The Toledo Zoo may soon help save salamanders falling prey to the same worldwide fungal infection killing frogs.
R. Andrew Odum, Toledo Zoo herpetology curator, says the zoo will expand its efforts toward amphibian rescue in an attempt to address the threatened worldwide disappearance of frogs and salamanders when it completes construction of four biosecure amphibian enclosures in the zoo's museum building in the spring.
"The more we know, the more dismal some of the information is," Mr. Odum said.
"We're seeing that salamanders are now being impacted to some degree.
"Researchers are going back to areas [that had] enormous numbers of salamanders," places where salamanders, by their sheer numbers, outweighed every other animal in the ecosystem, "and they're gone completely," he said.
While there have been reports of disappearing salamander populations in Mexico and Central America for a few years, it had been uncertain if the salamander decline was associated with the chytrid fungus that's killing frogs.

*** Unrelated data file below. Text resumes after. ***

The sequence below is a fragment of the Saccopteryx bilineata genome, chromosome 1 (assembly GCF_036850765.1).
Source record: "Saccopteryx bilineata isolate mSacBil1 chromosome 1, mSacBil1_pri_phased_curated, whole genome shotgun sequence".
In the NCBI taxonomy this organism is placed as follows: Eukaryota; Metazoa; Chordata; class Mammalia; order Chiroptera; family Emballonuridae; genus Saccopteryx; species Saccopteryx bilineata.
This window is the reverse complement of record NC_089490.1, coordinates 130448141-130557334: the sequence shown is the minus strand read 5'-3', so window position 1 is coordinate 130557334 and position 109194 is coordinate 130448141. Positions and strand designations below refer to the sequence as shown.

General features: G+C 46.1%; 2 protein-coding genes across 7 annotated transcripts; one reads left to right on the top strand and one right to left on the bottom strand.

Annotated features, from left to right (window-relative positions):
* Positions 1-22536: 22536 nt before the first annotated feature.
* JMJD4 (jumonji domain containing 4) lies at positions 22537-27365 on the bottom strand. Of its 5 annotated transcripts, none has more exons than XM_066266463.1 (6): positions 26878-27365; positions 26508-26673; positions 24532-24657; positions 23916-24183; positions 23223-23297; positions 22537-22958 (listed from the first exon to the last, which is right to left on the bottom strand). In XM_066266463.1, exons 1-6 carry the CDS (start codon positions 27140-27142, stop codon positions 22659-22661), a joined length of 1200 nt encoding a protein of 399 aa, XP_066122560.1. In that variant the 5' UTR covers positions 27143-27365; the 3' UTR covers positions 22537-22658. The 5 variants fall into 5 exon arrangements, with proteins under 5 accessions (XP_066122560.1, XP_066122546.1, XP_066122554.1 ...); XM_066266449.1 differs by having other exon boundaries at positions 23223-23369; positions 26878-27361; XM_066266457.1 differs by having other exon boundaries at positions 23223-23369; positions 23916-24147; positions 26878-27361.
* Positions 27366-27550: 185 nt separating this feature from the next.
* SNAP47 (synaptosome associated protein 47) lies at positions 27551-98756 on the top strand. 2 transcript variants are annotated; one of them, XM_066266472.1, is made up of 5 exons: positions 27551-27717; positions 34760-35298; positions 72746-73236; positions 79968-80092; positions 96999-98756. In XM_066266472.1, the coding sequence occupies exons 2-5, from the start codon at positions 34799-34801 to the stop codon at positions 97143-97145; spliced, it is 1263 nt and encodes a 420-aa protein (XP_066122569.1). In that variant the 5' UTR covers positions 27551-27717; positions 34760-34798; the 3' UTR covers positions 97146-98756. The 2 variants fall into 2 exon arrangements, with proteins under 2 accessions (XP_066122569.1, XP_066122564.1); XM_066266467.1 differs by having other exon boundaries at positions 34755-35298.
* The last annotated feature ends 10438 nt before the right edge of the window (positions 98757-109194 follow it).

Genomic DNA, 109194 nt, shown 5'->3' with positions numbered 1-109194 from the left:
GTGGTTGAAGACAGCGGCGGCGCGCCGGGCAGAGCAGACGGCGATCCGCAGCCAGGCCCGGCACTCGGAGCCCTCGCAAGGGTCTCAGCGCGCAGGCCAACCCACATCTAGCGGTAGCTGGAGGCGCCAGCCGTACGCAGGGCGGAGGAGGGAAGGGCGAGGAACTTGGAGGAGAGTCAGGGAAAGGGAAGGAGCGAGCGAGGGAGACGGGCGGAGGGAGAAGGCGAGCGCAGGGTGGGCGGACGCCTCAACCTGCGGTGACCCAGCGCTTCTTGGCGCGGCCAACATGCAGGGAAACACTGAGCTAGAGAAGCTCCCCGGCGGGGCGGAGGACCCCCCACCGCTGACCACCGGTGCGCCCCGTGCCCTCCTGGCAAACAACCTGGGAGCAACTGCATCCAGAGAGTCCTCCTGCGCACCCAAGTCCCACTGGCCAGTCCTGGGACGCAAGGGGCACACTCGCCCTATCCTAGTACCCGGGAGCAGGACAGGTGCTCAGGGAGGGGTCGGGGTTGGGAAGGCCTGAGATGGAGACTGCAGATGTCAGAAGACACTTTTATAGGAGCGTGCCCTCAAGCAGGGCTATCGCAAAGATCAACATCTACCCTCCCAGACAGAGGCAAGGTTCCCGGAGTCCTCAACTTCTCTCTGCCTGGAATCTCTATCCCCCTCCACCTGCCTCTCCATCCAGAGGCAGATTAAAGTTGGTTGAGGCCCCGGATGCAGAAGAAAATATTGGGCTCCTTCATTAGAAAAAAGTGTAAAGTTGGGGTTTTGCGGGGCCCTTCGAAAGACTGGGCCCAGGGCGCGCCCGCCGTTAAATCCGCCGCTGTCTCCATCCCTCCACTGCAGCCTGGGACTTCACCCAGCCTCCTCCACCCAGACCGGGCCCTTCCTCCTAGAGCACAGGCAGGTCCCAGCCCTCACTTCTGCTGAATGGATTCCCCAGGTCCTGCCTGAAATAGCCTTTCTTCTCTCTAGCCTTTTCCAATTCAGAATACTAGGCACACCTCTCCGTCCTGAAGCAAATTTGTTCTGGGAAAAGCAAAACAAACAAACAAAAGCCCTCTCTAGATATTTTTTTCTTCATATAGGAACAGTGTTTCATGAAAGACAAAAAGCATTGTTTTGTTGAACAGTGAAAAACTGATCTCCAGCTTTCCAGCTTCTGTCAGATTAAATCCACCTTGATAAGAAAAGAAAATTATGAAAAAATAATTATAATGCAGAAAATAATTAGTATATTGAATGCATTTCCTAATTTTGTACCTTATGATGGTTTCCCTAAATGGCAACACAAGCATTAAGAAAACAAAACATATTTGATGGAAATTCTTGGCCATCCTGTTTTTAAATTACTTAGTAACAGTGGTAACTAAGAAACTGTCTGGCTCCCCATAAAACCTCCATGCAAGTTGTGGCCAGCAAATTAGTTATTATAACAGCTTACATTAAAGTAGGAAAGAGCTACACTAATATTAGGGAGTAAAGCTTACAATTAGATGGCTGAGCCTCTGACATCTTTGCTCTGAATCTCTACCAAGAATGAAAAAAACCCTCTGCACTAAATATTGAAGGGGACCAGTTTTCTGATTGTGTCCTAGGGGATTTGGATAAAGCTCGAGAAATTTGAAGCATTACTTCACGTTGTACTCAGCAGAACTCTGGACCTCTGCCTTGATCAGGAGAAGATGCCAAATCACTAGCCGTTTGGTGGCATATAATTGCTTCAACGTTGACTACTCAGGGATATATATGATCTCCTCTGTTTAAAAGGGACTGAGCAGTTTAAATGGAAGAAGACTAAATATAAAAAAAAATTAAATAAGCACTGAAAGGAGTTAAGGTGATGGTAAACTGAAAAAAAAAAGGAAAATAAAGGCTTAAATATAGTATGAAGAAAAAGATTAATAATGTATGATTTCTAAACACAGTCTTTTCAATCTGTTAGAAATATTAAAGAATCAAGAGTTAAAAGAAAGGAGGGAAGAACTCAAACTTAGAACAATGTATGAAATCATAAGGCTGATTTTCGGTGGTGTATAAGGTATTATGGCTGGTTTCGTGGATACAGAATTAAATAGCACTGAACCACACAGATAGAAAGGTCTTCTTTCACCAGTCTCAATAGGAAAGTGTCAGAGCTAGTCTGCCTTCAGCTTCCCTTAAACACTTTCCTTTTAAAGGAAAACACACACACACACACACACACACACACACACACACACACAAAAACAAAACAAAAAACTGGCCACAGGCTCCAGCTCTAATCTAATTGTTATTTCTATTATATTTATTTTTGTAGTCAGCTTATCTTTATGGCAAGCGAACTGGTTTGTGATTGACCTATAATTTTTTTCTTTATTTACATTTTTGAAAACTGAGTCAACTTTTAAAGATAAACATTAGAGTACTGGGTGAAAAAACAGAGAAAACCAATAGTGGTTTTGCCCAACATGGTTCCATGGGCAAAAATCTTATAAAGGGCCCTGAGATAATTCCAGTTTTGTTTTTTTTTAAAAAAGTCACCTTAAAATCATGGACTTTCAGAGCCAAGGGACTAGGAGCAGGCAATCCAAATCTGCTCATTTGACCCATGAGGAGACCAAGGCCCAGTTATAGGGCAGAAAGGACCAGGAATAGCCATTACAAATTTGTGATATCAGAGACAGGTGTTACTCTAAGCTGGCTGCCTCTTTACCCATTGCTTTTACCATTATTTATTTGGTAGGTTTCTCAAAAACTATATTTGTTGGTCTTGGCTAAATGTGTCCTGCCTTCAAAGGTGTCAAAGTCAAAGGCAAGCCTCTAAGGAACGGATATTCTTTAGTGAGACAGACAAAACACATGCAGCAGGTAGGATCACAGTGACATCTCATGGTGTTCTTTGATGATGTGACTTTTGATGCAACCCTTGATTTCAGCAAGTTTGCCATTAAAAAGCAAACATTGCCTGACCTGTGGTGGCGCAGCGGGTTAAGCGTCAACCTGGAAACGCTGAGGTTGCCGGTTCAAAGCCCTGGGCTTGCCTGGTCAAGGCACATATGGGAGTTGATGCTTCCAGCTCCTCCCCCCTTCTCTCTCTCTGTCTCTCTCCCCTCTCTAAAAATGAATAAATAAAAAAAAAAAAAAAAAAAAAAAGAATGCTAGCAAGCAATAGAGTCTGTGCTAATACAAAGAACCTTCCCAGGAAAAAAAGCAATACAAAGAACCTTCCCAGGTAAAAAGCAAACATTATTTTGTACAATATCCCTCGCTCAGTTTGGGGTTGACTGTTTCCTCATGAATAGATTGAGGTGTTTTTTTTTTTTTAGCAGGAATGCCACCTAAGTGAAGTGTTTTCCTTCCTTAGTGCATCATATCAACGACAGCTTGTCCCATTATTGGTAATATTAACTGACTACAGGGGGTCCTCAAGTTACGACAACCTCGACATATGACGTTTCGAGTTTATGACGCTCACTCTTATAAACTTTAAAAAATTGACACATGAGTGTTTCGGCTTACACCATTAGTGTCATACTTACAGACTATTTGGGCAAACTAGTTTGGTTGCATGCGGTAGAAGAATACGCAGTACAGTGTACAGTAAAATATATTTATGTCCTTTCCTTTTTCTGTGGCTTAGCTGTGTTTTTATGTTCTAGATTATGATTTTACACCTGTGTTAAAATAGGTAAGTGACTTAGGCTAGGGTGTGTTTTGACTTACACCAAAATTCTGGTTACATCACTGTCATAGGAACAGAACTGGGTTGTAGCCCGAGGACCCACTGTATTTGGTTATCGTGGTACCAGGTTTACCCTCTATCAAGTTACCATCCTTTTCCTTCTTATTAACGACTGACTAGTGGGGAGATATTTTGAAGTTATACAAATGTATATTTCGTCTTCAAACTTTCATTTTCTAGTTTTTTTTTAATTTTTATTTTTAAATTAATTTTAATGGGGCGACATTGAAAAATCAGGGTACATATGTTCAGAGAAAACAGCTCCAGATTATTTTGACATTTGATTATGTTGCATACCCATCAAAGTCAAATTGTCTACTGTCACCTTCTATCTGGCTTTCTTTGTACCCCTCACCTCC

As part of that effort to thwart global extinction of frogs and salamanders, the Toledo Zoo hosts the Association of Zoos and Aquariums' amphib-ian workshop this week, which draws zookeepers from throughout the United States, and often from Central and South America.
The workshop, which began yesterday, helps keepers prepare to house animals rescued from the wild. This is the third time the Toledo Zoo has played host to the workshop, which ends Friday.
Toledo has considerable experience with amphibian rescue, Mr. Odum said.
Toledo plays a pivotal role in maintaining populations of the Kihansi spray toad, an animal discovered in Tanzania just before its habitat was destroyed by the construction of a dam.
A World Bank project planned to restore the habitat will use Toledo-born spray toads to re-establish wild populations.
Representatives of Tanzania planned to attend the amphibian conference, but were unable to attain travel visas in time.
They probably will attend a spring amphibian workshop in Toledo, which has a waiting list, Mr. Odum said.
The spray toads will be among the species to occupy the biosecure areas under construction.
Wyoming toads and salamanders also will occupy the new enclosures.
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